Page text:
Lurie's list of treaty signers (Lurie, Wijǝŋgǝ, 68, #95) gives his name as Wijǝŋgǝ, which is for Wiją́ga; Kinzie's Roll of 1832 gives his name as Wee-jan-kaw, both of which are variants of a more standard form Wičą́ga, from wičą́ ~ wiją́, "goose, wild goose", and -ga, a definite article suffix used in personal names. Since it is a bird name, Wild Goose is almost certainly a member of the Upper Moiety.
In an affidavit sworn on 20 Sept. 1838, "John Vunk, a white man, who being duly sworn according to Law doth say. That he is about 26 years old—That he was married in May 1836 to Heigh-noh, who was a full blood Winnebago woman, being the daughter of Wild Goose and E-pe-ink-ah. That he has a son by his said wife, named john, who is now about twenty months old—That the child is smart & active and now resides with its parents." (Waggoner, 61a)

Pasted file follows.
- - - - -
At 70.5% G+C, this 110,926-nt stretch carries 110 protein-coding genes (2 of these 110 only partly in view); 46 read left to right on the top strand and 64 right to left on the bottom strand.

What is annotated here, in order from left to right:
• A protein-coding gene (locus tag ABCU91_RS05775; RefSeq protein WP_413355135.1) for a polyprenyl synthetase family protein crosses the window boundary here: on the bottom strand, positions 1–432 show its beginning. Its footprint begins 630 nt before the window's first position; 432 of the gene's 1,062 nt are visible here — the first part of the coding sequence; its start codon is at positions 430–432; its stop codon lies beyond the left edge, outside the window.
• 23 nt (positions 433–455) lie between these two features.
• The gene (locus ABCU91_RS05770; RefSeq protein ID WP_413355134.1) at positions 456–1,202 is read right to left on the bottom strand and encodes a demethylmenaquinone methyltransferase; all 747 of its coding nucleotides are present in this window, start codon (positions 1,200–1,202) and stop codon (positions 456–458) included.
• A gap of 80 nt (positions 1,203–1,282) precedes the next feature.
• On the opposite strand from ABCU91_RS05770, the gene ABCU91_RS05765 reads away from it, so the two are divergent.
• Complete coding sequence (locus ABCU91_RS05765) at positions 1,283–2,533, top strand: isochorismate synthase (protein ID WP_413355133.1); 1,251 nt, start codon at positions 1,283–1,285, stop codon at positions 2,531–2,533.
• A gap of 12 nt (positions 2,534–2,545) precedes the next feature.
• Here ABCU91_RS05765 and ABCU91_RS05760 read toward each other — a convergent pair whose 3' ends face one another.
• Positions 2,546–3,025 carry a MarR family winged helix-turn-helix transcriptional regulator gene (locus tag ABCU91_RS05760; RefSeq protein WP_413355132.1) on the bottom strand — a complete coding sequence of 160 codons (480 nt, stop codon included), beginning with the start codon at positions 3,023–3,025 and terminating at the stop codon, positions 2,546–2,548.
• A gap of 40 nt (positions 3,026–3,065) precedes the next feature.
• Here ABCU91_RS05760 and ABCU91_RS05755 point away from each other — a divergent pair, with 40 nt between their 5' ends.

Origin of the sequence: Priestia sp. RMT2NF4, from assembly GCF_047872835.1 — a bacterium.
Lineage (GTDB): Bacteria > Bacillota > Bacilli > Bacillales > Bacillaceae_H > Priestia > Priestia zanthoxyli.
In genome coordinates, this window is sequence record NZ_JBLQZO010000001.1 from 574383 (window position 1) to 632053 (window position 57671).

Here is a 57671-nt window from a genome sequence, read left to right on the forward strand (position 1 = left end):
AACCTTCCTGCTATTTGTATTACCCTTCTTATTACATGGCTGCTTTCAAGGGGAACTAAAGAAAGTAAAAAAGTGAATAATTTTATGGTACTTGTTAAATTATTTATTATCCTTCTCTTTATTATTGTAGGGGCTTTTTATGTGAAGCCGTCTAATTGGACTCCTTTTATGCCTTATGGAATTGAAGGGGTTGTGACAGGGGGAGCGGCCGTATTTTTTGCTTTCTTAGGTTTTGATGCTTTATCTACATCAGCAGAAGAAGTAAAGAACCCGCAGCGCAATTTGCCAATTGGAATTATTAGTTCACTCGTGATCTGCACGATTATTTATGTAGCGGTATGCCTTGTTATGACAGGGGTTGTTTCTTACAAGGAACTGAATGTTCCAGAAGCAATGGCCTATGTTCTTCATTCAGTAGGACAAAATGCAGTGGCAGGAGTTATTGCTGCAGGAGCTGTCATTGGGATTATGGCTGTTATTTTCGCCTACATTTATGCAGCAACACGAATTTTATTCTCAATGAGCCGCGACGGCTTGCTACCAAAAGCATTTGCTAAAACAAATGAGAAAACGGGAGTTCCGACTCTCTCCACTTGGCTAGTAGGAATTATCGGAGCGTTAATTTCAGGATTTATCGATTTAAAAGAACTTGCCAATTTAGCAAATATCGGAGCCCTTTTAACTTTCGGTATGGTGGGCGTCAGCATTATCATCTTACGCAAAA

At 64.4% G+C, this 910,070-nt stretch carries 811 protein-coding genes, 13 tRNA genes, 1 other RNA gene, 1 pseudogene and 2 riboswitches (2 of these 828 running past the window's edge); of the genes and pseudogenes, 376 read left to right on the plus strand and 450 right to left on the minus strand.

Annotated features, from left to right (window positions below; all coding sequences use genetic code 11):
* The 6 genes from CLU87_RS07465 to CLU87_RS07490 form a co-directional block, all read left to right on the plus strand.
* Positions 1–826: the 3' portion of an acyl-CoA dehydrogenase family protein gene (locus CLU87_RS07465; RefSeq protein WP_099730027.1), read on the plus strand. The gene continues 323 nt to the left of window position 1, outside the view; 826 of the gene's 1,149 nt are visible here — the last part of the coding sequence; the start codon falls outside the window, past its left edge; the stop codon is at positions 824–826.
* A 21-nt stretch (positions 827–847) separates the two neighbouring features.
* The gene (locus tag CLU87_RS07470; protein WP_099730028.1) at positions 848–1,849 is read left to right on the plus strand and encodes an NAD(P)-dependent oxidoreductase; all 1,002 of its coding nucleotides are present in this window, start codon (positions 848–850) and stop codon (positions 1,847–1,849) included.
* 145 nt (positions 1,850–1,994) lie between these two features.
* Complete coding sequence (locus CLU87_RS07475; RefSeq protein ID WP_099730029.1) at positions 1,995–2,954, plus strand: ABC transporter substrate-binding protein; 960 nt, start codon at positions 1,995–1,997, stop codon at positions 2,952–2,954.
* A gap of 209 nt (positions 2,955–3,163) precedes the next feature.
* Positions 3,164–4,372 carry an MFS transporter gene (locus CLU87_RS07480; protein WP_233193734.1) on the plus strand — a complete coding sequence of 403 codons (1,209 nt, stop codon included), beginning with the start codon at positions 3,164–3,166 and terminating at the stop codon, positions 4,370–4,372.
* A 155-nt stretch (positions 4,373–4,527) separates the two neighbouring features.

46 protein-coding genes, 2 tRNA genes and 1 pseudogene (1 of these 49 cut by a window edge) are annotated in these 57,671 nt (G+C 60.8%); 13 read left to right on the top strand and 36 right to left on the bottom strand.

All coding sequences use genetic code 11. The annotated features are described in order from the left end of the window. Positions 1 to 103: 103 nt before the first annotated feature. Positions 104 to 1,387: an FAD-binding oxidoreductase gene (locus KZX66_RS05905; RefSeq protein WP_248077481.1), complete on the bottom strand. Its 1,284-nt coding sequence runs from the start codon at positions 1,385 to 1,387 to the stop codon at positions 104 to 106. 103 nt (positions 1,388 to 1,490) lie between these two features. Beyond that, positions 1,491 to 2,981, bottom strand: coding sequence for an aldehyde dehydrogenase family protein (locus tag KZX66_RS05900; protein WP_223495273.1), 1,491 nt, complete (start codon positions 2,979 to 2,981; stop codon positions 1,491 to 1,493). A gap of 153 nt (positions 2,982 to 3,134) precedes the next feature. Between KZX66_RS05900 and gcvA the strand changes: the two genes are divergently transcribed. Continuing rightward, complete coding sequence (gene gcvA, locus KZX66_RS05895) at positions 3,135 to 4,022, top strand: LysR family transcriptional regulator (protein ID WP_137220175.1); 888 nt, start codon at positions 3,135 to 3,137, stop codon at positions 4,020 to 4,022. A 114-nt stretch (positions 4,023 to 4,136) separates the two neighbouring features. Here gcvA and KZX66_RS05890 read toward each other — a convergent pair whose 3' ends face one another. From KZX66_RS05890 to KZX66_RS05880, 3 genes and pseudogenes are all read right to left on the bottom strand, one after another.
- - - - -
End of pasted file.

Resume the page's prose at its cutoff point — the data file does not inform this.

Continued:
An affidavit given in 1838 states, “Personally appeared John Pelky, a white man aged 26 years who being duly sworn according to Law, doth depose and say that he resides at the Four Lakes Wis. Ty — and has been in this Country about ten years. That about three years ago he was lawfully married to We-un-kah — an orphan, and full blood Winnebago woman, niece of Wild Goose who was a principle Chief. (Waggoner, 62)
Wild Goose was a signatory of the Treaty of 1832. (Lurie, Wijǝŋgǝ, 68, #95) Later, we find that he received an allotment of $29.50 while living at the Doty Island Village in 1832. (Kinzie, Rolls)
In 1832 when Wild Goose signed the treaty of that year, he was noted as having belonged to the Rock River bands, who had villages along the Rock River mainly in Illinois. However, Kinzie's rolls show him at Four Legs' village on Doty Island on Lake Winnebago in that same year, which shows that he had made a move in 1832 from Illinois to Wisconsin.
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